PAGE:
If you’re interested in art you might like to visit the Musuem of Toulouse-Lautrec, the artist well-known for his famous Moulin Rouge posters. It houses the most complete permanent collection of his works plus canvases by Matisse, Duffy and Yves Brayer. It was closed for 2 hours as we got there so we didn’t go in. Walking around the back of the museum we came across a beautiful, colourful formal garden with the most wonderful view of the river beyond.
The nicely landscaped motorhome aire looked very different from the image in the All The Aires book so we were pleasantly surprised. It’s very flat, spacious and well laid out and you could very comfortably spend a couple of days there.
The medieval Cite de Carcassonne had been on our to visit list since the start of our trip last July and we finally made our way there after Albi. It dominates the landscape with its rising tall towers and turrets, strategically sited above the River Aude with 360° panoramic views. There is plentiful dedicated motorhome parking at Chemin de Montlegun (N43.205429 E2.373793) provided just a few minutes away so we parked there clocking up a charge of €6.50 for 3 hours which wasn’t too bad given the convenienct location. On approaching the site the sheer immensity of it is immediately clear, the two sandstone towers standing proudly either side of the entrance. Along with two portcullises, two huge iron doors, a moat and a drawbridge the defences are suitably imposing.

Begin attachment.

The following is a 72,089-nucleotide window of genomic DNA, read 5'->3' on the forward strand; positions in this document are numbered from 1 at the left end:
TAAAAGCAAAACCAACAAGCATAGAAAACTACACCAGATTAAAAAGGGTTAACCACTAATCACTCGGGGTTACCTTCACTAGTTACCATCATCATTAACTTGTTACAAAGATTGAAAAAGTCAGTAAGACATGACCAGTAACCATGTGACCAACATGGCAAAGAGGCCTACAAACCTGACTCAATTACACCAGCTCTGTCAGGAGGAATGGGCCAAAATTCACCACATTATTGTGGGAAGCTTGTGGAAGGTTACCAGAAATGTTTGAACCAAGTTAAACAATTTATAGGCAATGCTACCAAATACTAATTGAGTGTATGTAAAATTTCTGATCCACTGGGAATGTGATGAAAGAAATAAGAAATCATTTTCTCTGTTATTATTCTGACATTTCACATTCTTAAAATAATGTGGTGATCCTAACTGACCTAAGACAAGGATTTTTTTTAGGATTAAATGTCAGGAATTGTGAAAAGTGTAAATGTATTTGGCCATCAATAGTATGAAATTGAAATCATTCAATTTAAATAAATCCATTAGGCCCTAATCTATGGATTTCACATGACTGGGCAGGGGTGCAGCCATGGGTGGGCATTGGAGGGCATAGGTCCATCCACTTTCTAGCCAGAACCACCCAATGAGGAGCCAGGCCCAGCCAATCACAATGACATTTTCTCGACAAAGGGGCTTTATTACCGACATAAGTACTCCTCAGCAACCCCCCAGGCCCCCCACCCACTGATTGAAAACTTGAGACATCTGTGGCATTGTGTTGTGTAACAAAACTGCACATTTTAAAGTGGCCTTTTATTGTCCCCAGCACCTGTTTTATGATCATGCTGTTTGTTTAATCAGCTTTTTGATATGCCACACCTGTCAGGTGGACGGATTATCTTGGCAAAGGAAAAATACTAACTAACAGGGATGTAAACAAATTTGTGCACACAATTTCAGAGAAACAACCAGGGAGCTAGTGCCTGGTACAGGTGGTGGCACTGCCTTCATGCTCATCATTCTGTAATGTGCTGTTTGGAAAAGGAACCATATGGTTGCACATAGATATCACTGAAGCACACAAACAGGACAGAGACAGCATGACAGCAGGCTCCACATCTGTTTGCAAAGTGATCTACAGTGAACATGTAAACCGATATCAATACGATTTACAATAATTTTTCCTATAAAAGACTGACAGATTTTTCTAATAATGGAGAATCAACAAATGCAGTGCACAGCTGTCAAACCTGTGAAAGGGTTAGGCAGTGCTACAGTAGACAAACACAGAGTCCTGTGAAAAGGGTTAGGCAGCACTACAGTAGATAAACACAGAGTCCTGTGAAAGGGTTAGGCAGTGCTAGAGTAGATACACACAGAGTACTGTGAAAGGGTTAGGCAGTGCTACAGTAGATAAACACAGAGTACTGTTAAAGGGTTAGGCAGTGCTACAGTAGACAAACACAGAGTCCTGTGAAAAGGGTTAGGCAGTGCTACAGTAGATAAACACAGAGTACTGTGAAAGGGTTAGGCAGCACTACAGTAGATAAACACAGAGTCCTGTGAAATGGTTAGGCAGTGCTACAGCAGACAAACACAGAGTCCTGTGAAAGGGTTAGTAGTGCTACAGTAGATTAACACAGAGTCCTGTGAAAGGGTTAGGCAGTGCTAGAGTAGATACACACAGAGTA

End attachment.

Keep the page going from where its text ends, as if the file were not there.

Before going into the interior section we strolled around the outside between the outer wall and inner ramparts completing the circle before returning to the beginning. The space between the double ring of walls was used for jousting, crossbow practice and timber storage as well as interception of attackers. It’s possible to walk up on some of the walls and see the wider old lower town of Carcassonne below with its colourful, aged rooftops, church and jumble of buildings.
This huge, imposing complex features a double walled fortification with a castle tucked away inside, surrounded by numerous watchtowers and an incredible 3km wall of defensive ramparts. This Unesco listed worldheritage sight is one of Europe’s most complete, surviving medieval walled cities.There is some controversy surrounding the style and extent of the restorations but we enjoyed the immensity of the place, the setting and the historic feel albeit not all completely authentic.
Inside the city walls is a completely restored medieval town and entering through the stone archway you feel like you’ve stepped back in time. At least you would if you weren’t immediately bombarded by a touristic offering of over-priced gifts in the narrow little streets. It’s so full of character though that it’s still possible to imagine times gone by as you wander across the cobbles and follow the winding routes through the city. At the back is Le Chateau, essentially a fortress inside the fortress with its own moat, five watchtowers and lookout galleries. There is a charge to enter this inner sanctum but everywhere else is free.
A little way along is Porte d’Aude, another gateway, and this leads to the town and old bridge where you can walk to get a wider view of the Cite. At this point the sky decided to turn grey but the colourful streets outside the medieval city walls made up for the lack of colour and brightened up our walk back to Buzz to continue our journey.